Antony and Cleopatra by William Shakespeare

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What happens in Antony and Cleopatra?

In Antony and Cleopatra, Shakespeare draws on true events to tell the story of Antony and Cleopatra's love. Cleopatra first joins forces with Antony, but then betrays him. In the end, he falls on his sword, and Cleopatra kills herself with a poisonous asp.

  • Antony, one of the triumvirs, has been given the Eastern sphere of the Roman Empire to rule. There, he meets and falls in love with Cleopatra, the Queen of Egypt, who was also a consort of Julius Caesar during his life.

  • Despite marrying Octavius's sister Octavia, Antony continues to lust after Cleopatra. This leads to war with Octavius, which Antony loses, in part because Cleopatra withdraws her fleet at a crucial moment.

  • Aware that Antony is furious with her, Cleopatra sends him false news that she has killed herself because of him. Thus convinced of her love, Antony falls on his sword to join her in death. Hearing of this, Cleopatra commits suicide by allowing herself to be bitten by a poisonous asp.

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Antony and Cleopatra is one of Shakespeare's best known later tragedies. Written about ten years after Julius Caesar, Antony and Cleopatra portrays actual events and persons from Roman history, but unlike Julius Caesar it also embodies the love story of its title characters. For the historical background, plot and intimate details of the affair between the Roman general Antony and the Egyptian queen Cleopatra, Shakespeare drew upon the ancient Roman historian Plutarch's Lives; in fact, the description of Cleopatra upon her barge presented by the character Enobarbus in the play (II.ii.190-225) is nearly a word-for-word translation of a passage from Plutarch.

In Antony, Cleopatra, and Augustus Caesar, Shakespeare depicts characters that are larger than life, all three of the main figures commanding "planetary" status as rulers of the world and instruments of its destiny. Antony and Cleopatra is a very involved play, featuring rapid shifts between Cleopatra's palace in Alexandria, Egypt and Antony's homeland in Rome, along with two major battlefield sequences. There are in fact thirteen scenes in Act III and fifteen in Act IV. While some nineteenth and early twentieth century critics complained about the awkward structure of the play, recent interpretation has argued that this relentless movement in the middle of the play creates dramatic tension and reinforces the global scope of what is occurring on stage.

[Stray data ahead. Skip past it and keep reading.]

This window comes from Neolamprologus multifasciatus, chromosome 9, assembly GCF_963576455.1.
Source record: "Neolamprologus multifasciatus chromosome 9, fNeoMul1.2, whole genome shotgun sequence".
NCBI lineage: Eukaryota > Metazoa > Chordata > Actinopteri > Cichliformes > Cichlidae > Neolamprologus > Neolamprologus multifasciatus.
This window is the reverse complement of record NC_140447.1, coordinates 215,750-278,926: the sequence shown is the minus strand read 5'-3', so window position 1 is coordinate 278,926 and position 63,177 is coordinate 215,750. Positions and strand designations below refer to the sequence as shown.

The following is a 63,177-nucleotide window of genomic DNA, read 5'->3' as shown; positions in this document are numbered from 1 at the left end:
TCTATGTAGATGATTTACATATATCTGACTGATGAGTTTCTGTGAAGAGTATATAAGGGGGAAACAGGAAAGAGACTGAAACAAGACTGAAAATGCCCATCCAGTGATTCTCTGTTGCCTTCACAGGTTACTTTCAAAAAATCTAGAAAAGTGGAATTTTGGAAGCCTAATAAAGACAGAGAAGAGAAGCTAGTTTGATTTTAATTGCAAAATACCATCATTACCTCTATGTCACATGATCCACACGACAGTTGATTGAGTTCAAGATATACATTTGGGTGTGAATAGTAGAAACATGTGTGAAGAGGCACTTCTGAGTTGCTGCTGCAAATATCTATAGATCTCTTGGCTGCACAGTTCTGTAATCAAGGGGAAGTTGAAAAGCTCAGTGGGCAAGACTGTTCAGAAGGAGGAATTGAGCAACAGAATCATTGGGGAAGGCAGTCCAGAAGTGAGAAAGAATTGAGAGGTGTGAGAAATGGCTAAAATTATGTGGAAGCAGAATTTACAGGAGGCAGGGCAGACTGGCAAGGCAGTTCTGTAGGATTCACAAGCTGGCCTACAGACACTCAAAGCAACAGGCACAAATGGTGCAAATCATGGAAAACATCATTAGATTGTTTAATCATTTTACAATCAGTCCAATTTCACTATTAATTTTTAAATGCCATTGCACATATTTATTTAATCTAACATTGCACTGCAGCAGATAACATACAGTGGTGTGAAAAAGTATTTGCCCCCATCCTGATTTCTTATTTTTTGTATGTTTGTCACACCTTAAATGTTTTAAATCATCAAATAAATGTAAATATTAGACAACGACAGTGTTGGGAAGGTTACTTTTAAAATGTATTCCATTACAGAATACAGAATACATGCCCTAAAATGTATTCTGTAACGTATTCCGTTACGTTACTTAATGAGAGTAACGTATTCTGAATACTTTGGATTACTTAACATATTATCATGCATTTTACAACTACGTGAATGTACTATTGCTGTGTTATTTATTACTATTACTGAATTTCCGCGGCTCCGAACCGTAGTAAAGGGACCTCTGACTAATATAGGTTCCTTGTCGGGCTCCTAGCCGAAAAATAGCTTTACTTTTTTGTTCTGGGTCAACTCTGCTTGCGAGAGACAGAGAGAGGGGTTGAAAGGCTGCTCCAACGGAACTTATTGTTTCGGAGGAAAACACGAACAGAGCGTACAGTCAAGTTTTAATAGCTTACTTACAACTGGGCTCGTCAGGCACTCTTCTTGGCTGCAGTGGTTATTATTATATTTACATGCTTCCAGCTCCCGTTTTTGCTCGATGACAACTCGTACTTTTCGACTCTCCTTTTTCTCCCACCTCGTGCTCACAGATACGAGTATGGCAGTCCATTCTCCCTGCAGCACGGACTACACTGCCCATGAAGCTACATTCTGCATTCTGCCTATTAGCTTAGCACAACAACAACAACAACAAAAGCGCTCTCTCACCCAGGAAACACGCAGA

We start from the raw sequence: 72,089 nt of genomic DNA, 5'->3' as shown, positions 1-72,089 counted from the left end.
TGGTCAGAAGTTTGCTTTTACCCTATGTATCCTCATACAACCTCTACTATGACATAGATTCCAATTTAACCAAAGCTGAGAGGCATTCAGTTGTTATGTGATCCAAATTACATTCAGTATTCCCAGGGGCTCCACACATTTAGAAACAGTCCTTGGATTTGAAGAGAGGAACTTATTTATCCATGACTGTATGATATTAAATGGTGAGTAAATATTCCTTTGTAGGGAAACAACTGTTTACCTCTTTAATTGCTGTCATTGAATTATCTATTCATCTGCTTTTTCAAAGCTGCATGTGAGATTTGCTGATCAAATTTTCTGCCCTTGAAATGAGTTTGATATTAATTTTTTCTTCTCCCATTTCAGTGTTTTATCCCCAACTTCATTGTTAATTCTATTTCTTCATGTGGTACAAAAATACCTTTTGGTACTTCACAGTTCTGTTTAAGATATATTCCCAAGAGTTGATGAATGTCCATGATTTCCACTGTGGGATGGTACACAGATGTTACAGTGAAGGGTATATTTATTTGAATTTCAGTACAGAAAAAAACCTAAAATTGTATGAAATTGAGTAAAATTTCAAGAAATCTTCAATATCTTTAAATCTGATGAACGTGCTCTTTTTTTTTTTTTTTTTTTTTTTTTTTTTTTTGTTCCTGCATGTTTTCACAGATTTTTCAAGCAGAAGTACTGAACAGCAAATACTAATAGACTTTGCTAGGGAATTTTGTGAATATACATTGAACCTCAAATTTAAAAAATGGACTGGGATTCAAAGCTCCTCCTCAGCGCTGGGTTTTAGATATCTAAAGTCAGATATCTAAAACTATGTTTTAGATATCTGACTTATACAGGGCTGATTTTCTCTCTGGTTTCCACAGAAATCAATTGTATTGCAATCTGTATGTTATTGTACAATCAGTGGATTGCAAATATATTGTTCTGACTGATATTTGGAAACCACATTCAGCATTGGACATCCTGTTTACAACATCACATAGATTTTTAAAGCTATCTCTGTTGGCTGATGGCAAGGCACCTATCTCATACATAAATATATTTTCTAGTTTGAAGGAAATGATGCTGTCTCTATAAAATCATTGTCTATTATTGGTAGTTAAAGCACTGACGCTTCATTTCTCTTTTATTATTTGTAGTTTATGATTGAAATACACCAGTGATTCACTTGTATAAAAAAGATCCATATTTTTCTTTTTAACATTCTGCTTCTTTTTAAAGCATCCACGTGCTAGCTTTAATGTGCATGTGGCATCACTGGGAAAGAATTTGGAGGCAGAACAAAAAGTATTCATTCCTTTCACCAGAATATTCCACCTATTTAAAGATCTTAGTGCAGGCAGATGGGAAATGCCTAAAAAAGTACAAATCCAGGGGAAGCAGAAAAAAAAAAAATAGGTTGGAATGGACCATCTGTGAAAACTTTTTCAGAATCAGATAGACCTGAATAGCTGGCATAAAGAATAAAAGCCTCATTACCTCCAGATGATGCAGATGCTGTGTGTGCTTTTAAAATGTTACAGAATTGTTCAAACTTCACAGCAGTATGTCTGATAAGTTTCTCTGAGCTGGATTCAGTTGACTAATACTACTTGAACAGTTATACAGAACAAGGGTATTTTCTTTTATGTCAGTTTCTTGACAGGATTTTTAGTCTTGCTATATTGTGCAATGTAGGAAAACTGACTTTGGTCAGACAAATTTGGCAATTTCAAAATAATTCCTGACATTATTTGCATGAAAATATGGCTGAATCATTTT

Antony and Cleopatra stands as one of Shakespeare's most poetic plays. It is noted for its evocative word paintings and vivid hyperbole. It is also regarded by many as a problem play, presenting as it does the ambiguity and ambivalence of life without providing clear or comfortable answers. The two lovers presented in the play may be world leaders, but they are also, after all, only human beings—flawed and aging ones at that. We as human beings share their mortality; many of us recognize their strong feelings of jealousy, love, shame, and insecurity. Despite their historical grandeur and thanks to Shakespeare's sensitive portrayal of them, Antony and Cleopatra are no more—and no less—extraordinary than we are.


Summary of the Play

After the battle at Philippi, Antony went to Egypt and began a romance with Cleopatra. Messengers from Rome arrive at Cleopatra’s court, demanding Antony’s immediate return to Rome to aid in the fight against Sextus Pompeius and upbraiding him for his dereliction of the official duties of a triumvir. Antony argues that he is not needed in Rome, but he does return and marries Octavius’ sister Octavia. A meeting between Pompey (Sextus Pompeius) and the triumvirs results in...

(The entire section is 749 words.)